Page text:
There are some important considerations with regard to these kinds of bait-scented shark dives. First, as responsible divers and operators, we should consider what species of sharks we would like to attract and in which areas we would like to attract them, while maintaining our respect for their natural populations, behaviors, and safety. For example, what kinds of sharks we are attracting? Are these sharks surface feeders [those species of sharks whose natural behavior includes searching the surface of the water for prey, such as great white and oceanic white tip sharks]? If so, this scent-bait method works well and may not alter their overall distribution in their natural feeding zone. If they are not ‘surface feeders,’ then we should consider using a different attraction method, something that compliments where these specific sharks tend to feed and move.
Secondly, as responsible shark dive operators, we need to consider what happens to the animals once we have attracted them to the boats for viewing: are we going to be there the rest of the year or only seasonally? Are we aggregating the sharks in an area that could then be targeted by fishermen? How do we assure that this ‘relationship’ we’ve started does not harm the sharks, now or in the future?
Surface feeding of sharks for diver encounters is sometimes criticized as a possible means of “teaching” the sharks that vessels carry food thereby creating a potential danger to future visitors to the location should they decide to enter the water. However, a logical review of shark behavior and historical human-shark interactions can provide a better context for this criticism. Sharks’ primary concern is survival, and as such they have learned to follow vessels from the first time our ancestors took to the water and started to fish. That relationship precedes shark dive operators. Therefore under most maritime circumstances we need to consider the safety of both sharks and humans.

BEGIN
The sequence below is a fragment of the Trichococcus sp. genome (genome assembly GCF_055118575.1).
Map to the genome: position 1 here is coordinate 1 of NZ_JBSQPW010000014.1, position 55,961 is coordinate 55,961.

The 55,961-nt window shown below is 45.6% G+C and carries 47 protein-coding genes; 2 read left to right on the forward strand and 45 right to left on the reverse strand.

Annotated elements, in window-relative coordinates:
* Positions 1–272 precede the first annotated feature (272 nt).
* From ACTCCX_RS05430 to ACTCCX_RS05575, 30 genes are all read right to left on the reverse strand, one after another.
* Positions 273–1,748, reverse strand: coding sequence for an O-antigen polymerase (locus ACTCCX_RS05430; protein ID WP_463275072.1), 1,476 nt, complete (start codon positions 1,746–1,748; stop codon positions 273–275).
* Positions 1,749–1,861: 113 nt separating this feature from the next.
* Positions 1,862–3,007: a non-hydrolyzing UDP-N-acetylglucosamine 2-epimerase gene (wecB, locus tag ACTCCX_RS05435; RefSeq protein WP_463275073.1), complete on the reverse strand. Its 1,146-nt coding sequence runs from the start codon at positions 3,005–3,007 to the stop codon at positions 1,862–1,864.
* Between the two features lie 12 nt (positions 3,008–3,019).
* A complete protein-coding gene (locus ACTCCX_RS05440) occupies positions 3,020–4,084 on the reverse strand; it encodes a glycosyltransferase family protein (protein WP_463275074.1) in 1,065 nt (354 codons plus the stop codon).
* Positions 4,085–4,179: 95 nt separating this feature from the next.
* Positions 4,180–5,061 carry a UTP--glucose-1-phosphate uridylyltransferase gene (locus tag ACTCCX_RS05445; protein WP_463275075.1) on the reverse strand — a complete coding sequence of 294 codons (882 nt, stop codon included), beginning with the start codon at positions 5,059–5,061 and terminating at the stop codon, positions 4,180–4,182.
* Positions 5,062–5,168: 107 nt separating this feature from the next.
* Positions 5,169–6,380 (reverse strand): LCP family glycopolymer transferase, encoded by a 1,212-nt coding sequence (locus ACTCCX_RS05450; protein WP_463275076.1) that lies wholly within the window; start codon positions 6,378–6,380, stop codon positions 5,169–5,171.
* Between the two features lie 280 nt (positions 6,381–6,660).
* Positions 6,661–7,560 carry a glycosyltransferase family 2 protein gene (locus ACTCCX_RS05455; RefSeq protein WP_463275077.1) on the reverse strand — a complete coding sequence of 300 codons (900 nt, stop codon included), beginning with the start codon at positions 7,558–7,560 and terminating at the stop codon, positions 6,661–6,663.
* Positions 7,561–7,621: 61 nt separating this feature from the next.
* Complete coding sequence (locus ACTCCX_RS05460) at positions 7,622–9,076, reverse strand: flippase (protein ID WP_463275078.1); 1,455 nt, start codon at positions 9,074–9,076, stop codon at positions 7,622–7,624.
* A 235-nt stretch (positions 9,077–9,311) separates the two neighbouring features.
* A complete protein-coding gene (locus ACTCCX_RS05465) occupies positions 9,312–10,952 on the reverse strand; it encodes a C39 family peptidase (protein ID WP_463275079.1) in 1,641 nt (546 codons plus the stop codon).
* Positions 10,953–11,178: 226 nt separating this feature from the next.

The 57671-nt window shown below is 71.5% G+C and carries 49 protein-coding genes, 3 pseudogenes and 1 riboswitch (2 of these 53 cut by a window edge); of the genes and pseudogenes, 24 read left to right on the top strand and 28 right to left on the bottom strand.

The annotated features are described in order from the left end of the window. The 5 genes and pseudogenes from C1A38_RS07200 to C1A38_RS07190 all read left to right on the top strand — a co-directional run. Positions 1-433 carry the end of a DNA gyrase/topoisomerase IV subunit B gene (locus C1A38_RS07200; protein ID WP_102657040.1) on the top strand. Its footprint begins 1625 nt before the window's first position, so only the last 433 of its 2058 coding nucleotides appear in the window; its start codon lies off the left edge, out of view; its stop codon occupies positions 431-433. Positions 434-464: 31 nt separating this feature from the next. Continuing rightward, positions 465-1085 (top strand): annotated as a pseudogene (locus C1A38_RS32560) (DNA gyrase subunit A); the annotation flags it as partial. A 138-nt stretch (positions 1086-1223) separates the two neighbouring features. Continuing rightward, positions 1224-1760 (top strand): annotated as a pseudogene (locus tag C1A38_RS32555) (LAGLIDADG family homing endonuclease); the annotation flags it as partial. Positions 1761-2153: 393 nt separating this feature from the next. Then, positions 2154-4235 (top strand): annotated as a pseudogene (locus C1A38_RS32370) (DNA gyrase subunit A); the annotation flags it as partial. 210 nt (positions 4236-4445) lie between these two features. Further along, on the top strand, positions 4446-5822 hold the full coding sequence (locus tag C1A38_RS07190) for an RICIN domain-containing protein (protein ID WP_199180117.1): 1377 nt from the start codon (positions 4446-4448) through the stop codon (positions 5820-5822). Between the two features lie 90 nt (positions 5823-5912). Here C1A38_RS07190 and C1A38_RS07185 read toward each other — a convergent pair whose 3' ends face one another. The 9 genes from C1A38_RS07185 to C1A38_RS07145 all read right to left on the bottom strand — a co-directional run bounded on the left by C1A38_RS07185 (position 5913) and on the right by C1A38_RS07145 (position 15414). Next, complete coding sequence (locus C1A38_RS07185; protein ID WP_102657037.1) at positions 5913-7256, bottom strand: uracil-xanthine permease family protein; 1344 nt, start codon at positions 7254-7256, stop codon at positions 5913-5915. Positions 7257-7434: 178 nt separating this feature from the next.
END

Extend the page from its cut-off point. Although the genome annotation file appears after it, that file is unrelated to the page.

Shark behavior, location and human safety are three determining factors for feeding dives. First and foremost, feeding dives should be established and conducted in areas where sharks are usually and naturally found. And the method used to ‘feed’ should be carefully selected. Here are some examples…
Drifting bait and diver cages
Using this method sharks from the area are drawn to the vessel by creating a scent trail up current. The location is close to natural feeding grounds, away from landmarks; big animals are attracted and guests observe from cages. There should be no major issues with this method, but again, because of popular perception, such operations should be kept away from any other human activity areas.
Drifting bait and free swimming
This is generally the same method as above, but guests are allowed to enter the water and snorkel, no scuba. There are several concerns with this method. Operators should consider the species showing up on the dives, their behavior and the experience level of the people allowed in the water with the animals. Preferably, swimmers should be kept above and separated from the released scent, kept together in a group and remain close to the surface support and safety of the support vessel. This can be one of the most challenging methods to manage especially with pelagic surface feeding sharks because of their behaviors.
Frozen chum or ‘chumsicle’
This is one of the original and preferred methods to attract sharks, frequently used in the widening market of recreational shark encounters. It is also, perhaps, the most unpredictable method as the animals are allowed full access to the bait. This is because, once the frozen bait starts falling apart control over the source of food and sharks reaction to is lost. Separation between observers and food becomes difficult. It can be a spectacular experience from a visual point of view, but often out of control from another point of view.
Feeding buckets and crates